From Republic, Bro. Weber went to Bellevue, O., where there was a large church, “packedto overflowing night after night, and hundreds unable to gain admission.” The pastor, a man ofpower and faith, worked with might, and the third night sinners came to the altar. When Mr. Webergave his experience here, the Catholics, which are many, were greatly enraged. Over one hundredpersons professed conversion Among many incidents occurring at that revival is the followingwhich is an excellent lesson for all. A little boy about twelve years old, noted for his quick temperand quickness to resent an injury, was converted While coming home from school, another boytried to provoke him by calling him all kinds of names, but failed to accomplish his purpose. Thelittle persecutor was lame, and often would have to call on other boys to aid him home. This timethey all refused him, when up stepped the noble little convert and kindly offered him his help. Thewicked little fellow wept and asked his forgiveness.
November 30, he began at Wauseon O. As usual the church soon became too small. At thesecond meeting there was ii seek. This church had no altar. When the pastor on the first night of themeeting asked for money to build one, Mr. Weber said, if they did not give the money, he would,and it was quickly raised. The work here was chiefly among the young people, members of theSunday School. In a Saturday afternoon service one hundred and twenty-five cried for mercy andseventy professed conversion. The names of over one hundred and fifty were take at this revivaland most of them professed conversion. Many were the servants of Satan, who threw stones at thistornado, but it was to their own shame. Howbeit the son of one of them was converted.
During the early part of the meetings, some young folks had a social at a private house,after church, “at which they held a mock revival, one imitating Weber and the other Charles, hishelper in song. Mourners were brought forward and a general mock revival prevailed, until thepastor appeared and put an end to it. The participators in this were converted, and at last accountwere doing well.
The following incident occurring here illustrates forcibly the fact that honest seekers, whoare not afraid to use the means of salvation, will not long be left in the dark. “A number of youngmen from the high school came to the evangelist one night and said, ” Mr. Weber, we are honestand want to know the truth.” He asked, “Are you willing to let the people know that you want toknow the truth?” “Yes.” They came to the altar, and ere long were rejoicing in the consciousness ofsalvation. “Seek and ye shall find.”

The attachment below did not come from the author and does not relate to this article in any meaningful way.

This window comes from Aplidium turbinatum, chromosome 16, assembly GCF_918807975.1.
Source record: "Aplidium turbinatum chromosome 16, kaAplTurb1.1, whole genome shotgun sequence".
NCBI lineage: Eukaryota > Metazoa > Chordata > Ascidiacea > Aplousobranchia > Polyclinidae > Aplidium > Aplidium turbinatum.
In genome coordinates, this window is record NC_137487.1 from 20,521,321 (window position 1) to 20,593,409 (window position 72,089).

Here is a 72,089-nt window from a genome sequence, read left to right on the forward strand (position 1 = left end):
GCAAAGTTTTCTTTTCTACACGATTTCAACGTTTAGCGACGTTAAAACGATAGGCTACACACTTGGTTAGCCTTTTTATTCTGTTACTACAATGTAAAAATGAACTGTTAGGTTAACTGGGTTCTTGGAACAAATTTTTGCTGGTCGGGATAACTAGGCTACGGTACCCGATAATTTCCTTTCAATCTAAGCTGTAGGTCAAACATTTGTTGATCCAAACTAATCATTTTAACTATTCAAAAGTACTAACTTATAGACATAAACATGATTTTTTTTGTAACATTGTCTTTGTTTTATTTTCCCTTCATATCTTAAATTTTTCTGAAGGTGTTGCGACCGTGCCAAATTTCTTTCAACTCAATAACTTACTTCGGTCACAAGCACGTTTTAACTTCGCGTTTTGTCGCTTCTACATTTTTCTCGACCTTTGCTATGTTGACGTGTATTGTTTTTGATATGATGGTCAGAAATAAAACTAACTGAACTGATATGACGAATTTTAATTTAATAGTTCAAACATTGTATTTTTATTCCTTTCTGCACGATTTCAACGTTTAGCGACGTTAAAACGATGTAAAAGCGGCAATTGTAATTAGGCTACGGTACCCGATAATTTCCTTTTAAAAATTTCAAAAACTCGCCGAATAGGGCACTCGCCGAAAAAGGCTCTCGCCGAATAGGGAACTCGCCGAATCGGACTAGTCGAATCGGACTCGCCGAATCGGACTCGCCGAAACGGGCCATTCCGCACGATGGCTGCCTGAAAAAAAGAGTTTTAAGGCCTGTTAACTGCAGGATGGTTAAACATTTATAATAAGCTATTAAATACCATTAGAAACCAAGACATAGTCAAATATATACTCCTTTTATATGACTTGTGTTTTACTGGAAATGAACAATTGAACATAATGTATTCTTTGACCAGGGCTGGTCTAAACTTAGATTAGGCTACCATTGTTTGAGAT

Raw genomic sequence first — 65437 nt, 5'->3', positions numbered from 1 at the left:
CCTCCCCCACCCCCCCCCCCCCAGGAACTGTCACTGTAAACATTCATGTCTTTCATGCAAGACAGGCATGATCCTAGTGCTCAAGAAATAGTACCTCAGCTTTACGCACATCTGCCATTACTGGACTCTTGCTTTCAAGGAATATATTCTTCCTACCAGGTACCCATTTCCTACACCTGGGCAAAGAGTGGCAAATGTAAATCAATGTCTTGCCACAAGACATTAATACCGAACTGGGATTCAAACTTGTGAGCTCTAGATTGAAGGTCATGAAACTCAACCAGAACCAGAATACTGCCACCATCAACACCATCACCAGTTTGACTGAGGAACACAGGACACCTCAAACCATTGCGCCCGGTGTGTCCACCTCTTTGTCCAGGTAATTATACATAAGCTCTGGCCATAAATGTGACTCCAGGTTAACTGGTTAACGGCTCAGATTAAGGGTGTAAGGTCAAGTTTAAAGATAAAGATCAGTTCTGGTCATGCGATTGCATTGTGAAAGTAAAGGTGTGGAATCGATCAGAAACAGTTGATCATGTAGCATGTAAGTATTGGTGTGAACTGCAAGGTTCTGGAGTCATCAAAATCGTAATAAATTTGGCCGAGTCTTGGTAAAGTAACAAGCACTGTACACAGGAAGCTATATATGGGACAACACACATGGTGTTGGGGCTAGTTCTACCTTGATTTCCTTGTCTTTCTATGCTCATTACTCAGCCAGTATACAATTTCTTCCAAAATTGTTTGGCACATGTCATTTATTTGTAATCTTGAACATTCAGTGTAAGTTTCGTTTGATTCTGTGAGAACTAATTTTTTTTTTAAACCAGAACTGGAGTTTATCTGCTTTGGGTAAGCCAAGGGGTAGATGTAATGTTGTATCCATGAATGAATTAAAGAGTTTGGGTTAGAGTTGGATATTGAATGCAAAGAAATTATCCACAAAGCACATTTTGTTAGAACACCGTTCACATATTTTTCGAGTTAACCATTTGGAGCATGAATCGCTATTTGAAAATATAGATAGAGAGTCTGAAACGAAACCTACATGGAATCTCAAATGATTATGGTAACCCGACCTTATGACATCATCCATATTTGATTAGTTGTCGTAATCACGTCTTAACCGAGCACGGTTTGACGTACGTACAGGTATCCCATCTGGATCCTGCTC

The next place which this tornado struck was Defiance, O., December 20 The pastor, Rev.S. L. Roberts, had engaged brother Weber at Conference, but kept it from the people until about thetime he wished the meetings to begin. Some objected to beginning meetings then, as the holidayswere at hand, and they were preparing for a Christmas tree. Brother Weber told them that his timewas precious, and at the first service, with the air thick with doubt, he announced that he had cometo stay until there were from two hundred to three hundred conversions. The people derided it;many criticized; and some got mad because the truth was preached so plain. Soon the first gales ofthe tornado had passed, and there was a cloud-burst of revival rain which poured steadily, untilabout three hundred had professed conversion. The church woke up, and a spirit of labor cameupon them, so that even children, from ten to fourteen years of age, would go out in thecongregation and plead with sinners to be saved. The other churches remained aloof from themeetings, and the result was that nearly all of the converts united with the people who had laboredfor their salvation, about two hundred and fifty being received on probation and by letter.